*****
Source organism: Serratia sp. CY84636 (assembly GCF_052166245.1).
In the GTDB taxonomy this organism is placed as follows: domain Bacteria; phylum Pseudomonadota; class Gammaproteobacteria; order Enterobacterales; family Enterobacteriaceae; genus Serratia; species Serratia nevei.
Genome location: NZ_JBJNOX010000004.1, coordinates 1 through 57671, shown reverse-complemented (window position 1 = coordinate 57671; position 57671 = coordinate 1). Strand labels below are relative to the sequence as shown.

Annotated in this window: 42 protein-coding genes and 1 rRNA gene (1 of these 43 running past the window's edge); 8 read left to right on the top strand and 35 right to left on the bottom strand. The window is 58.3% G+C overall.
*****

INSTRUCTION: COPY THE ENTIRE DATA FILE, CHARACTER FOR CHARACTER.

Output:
Source organism: Serratia sp. CY84636 (assembly GCF_052166245.1).
In the GTDB taxonomy this organism is placed as follows: domain Bacteria; phylum Pseudomonadota; class Gammaproteobacteria; order Enterobacterales; family Enterobacteriaceae; genus Serratia; species Serratia nevei.
Genome location: NZ_JBJNOX010000004.1, coordinates 1 through 57671, shown reverse-complemented (window position 1 = coordinate 57671; position 57671 = coordinate 1). Strand labels below are relative to the sequence as shown.

Annotated in this window: 42 protein-coding genes and 1 rRNA gene (1 of these 43 running past the window's edge); 8 read left to right on the top strand and 35 right to left on the bottom strand. The window is 58.3% G+C overall.